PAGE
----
Robotic Process Automation, or RPA, is a term that’s rapidly gaining traction. Consultancies like Flobotics are finding their services in high demand, from businesses large and small. But what is RPA? Put simply, it’s a family of technologies that use software to emulate – and ultimately replace – work that has historically been performed by human beings.
A software robot is able to interact with a computer system in the same way as a human worker might be able to. They can extract information from the display, enter keystrokes and move and click the mouse cursor. In theory, therefore, they can do anything that a human being can do when interacting with a computer, it’s just a matter of providing the right intelligence.
Why is RPA such a big deal?
This kind of software confers several distinct and significant advantages over traditional workers.
For one thing, RPA can drastically reduce the rate of errors. For another, it will hugely increase the amount of work that can be done. Work that would take a human being hours to perform, like sifting through a pile of two-hundred job applicants, can be done far quicker with the help of RPA. The managing director of Deloitte, David Schatsky, cites a bank that added the equivalent of 200 full-time employees for around 30% of the cost of recruiting more staff.
Given that an RPA can be implemented anywhere human beings can interact with computers, they don’t impose any of the costs associated with adaptation. Thus, ailing ‘legacy’ systems can slowly implement RPA systems over time.
Robotic Process Automation is, in practice, taking over little bits of a given employee’s workflow, taking burdensome administrative tasks away, and leaving more work-hours free for those parts of the job that really do require human involvement. Schatsky characterises this as a shift away from ‘low-value tasks’.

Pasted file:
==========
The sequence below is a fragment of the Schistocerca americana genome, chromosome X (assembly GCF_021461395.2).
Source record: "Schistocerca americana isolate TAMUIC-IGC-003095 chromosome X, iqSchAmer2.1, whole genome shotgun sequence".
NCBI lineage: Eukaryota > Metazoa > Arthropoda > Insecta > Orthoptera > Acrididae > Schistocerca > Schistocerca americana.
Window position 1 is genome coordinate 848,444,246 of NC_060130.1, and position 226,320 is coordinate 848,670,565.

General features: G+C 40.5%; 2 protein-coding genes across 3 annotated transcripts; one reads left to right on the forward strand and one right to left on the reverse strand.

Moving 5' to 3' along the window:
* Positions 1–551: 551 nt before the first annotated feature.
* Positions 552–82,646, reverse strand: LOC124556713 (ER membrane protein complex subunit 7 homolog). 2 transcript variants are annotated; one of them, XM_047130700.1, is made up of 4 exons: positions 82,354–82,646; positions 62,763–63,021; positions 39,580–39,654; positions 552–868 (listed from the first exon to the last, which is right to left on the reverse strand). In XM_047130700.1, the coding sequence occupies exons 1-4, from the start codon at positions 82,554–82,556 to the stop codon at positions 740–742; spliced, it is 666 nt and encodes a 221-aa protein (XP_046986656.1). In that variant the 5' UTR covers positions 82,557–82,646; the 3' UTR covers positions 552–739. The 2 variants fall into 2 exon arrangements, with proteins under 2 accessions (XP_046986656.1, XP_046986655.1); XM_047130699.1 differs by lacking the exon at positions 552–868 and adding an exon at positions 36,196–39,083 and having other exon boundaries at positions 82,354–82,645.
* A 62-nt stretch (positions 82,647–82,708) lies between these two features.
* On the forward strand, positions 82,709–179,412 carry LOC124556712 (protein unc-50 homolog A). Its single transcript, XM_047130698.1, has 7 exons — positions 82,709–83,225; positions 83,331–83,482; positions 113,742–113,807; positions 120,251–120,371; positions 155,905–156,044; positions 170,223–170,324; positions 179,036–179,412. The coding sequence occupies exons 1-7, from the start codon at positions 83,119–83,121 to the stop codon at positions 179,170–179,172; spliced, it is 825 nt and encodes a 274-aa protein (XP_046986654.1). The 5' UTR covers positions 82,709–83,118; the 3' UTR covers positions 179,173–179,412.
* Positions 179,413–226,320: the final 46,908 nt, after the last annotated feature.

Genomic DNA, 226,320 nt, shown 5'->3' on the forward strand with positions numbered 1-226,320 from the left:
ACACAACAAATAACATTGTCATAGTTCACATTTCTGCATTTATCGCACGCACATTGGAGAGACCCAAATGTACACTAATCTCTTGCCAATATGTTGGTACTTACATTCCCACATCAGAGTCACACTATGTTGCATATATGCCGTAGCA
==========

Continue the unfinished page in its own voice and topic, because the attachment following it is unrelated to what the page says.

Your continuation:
What are the downsides?
While RPAs are compatible with a wide range of systems, in practice they tend to fare better when scaling has been fully and properly thought out. RPA’s status as a perceived ‘quick fix’ might also cause management to lose sight of other efficiency gains that might be achievable only through an overhaul of the entire system.
RPA isn’t a good fit for every circumstance, either. Certain activities, like invoicing, confer a high degree of risk, and thus errors can be costly. Moreover, if you intend to make big changes to your IT systems in the future, you might find that the effect on your RPA robots is disruptive.
Will RPA cause unemployment?
This isn’t the first wave of mechanisation to wash over the workforce. Predictions of mass unemployment were not realised when tractors and combine harvesters were brought into agriculture, nor when mechanical looms were introduced into the textile industry.
According to a recent report by the UN, it’s reasonable to suspect that the introduction of RPA, and of AI more broadly, will not result in mass unemployment. This is so for a number of reasons. AI-driven RPA tends to have a very narrow skillset. They can do one thing very well, but lack the general intelligence necessary to apply those skills to a modern workplace.
Moreover, the introduction of RPA will create new jobs, as well as dispensing with old ones. The new jobs will also tend to involve more creativity and fulfilment, while the old ones will usually be the tedious and time-consuming jobs. You can think of an RPA narrowing down the field of potential job applicants to a shortlist, according to simple criteria like whether the person in question has the relevant background and qualifications, only for a human being to make the ultimate decision. This is a little bit like the filters you might use to narrow down options in an online store.